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Data is interdisciplinary: Not a new concept but an essential practice

Tableau for Teaching is on a mission to create a data-literate world. At Tableau, we feel that data literacy is essential for everyday life. We consume data across all disciplines and subject areas. What used to be thought of as a specialized field, it has become apparent that more than ever, data literacy is a necessity for everyone.

Jan Dasgupta.
Dasgupta

Our first spotlight is Dr. Nairanjana “Jan” Dasgupta—Director of Data Analytics, Boeing Distinguished Professor of Math and Science Ed., Professor of Statistics at Washington State University.

“At WSU I am building on a foundation that is highly collaborative and brings together multiple units and disciplines. Engineering, mathematics, statistics, and the domain areas all have a role to play, and have people passionate about these issues—also reaching out to education, arts, communication, and economics,” Dasgupta said. “The idea is there are people, like me, who are passionate about these ideas—giving them a forum.”

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Tableau

Open source tool can help identify gerrymandering in voting maps

With state legislatures nationwide preparing for the once-a-decade redrawing of voting districts, a research team has developed a better computational method to help identify improper gerrymandering designed to favor specific candidates or political parties.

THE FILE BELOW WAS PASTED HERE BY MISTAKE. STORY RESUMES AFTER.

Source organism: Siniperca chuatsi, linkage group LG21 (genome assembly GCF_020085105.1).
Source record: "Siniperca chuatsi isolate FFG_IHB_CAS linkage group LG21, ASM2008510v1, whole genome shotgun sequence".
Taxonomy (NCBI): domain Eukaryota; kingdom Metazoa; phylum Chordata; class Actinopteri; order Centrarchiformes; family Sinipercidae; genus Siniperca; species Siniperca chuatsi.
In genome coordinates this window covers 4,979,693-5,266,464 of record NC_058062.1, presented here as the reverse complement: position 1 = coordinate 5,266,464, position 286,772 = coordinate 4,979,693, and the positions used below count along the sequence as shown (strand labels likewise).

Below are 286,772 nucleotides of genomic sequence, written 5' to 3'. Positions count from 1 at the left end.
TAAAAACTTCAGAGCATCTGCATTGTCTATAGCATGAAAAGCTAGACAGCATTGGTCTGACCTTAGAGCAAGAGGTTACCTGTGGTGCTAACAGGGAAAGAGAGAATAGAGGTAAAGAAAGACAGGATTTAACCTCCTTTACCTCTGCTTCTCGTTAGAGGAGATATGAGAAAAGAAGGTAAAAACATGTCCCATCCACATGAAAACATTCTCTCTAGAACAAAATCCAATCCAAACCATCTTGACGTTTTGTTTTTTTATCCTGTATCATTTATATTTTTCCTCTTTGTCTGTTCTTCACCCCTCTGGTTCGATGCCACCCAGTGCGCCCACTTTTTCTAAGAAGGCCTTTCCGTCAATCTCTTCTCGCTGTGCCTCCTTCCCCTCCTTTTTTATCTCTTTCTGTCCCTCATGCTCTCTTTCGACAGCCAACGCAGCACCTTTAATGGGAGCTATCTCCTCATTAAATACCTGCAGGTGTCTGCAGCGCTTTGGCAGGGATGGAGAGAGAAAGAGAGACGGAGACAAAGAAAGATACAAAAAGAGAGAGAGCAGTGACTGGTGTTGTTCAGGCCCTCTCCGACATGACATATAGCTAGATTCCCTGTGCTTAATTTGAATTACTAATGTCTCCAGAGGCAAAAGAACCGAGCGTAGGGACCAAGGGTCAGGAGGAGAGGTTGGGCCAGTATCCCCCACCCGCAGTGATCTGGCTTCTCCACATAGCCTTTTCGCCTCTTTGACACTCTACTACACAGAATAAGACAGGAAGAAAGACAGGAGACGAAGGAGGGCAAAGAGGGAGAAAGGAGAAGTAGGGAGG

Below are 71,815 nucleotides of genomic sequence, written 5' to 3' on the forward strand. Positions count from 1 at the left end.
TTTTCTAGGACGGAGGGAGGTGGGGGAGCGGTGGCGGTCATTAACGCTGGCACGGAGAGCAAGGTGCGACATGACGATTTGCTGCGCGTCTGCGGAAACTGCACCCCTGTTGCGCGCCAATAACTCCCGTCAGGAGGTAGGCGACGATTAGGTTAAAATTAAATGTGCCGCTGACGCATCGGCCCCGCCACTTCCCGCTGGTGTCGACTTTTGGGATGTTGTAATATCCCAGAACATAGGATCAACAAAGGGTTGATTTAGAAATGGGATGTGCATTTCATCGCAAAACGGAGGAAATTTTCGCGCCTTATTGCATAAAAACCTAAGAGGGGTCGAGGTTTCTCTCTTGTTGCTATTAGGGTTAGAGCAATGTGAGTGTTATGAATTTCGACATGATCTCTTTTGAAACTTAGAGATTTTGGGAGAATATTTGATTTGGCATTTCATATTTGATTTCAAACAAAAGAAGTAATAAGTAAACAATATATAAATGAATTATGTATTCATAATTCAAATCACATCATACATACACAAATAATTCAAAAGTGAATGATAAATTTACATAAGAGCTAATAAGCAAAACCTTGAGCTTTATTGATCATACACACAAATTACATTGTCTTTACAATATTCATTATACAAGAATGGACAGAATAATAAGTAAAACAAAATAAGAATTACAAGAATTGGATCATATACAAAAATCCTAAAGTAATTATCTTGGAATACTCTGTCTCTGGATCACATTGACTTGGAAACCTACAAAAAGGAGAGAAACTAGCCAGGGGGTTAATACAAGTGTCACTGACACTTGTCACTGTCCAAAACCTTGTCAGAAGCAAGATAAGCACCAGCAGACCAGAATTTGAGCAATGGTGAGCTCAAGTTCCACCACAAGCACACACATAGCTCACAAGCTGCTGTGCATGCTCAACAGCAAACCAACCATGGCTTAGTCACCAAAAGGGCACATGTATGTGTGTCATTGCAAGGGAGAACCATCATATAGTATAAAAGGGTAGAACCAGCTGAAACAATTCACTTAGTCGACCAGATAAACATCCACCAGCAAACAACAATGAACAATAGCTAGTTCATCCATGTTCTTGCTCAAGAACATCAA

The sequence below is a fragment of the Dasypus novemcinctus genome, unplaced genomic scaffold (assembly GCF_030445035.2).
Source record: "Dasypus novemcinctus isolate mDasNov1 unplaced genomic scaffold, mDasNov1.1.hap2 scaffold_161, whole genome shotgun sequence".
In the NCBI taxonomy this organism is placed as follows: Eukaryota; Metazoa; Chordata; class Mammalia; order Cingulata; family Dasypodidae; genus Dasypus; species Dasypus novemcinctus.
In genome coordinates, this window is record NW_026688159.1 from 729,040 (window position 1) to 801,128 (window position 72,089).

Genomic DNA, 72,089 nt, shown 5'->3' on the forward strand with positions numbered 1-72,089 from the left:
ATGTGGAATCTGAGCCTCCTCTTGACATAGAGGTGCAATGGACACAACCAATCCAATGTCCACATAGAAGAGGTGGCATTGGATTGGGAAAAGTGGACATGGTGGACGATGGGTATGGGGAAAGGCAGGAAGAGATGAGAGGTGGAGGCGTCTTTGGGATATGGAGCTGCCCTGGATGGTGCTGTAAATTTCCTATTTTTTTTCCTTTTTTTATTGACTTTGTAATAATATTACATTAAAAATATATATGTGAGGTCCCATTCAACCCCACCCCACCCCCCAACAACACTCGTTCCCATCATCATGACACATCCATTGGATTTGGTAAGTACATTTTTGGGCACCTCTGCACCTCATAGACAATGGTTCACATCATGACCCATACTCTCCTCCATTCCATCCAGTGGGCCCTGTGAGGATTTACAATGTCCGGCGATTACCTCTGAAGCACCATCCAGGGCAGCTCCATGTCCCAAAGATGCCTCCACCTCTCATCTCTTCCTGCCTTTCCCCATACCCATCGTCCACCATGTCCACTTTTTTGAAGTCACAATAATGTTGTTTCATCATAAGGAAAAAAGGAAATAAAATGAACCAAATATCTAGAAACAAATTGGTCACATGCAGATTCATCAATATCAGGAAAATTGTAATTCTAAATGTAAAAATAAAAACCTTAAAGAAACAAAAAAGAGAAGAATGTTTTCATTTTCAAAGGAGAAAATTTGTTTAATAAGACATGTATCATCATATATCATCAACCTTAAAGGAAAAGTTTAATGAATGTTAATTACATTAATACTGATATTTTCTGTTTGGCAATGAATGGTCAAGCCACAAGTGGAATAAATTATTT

In an article in the Harvard Data Science Review, the researchers describe the improved mathematical methodology of an open source tool called GerryChain. The tool can help observers detect gerrymandering in a voting district plan by creating a pool, or ensemble, of alternate maps that also meet legal voting criteria. This map ensemble can show if the proposed plan is an extreme outlier—one that is very unusual from the norm of plans generated without bias, and therefore, likely to be drawn with partisan goals in mind.

Daryl DeFord.
DeFord

“We wanted to build an open-source software tool and make that available to people interested in reform, especially in states where there are skewed baselines,” said Daryl DeFord, assistant professor of mathematics at Washington State University and a co-lead author on the paper. “It can be an impactful way for people to get involved in this process, particularly going into this year’s redistricting cycle where there are going to be a lot of opportunities for pointing out less than optimal behavior.”

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WSU Insider
Phys.org
Eurasia Review

 

15 CAS undergraduates win 10 SURCA research awards

More than a quarter of Washington State University students who delivered virtual presentations won monetary awards at the annual Showcase for Undergraduate Research and Creative Activities (SURCA) on March 29 in Pullman.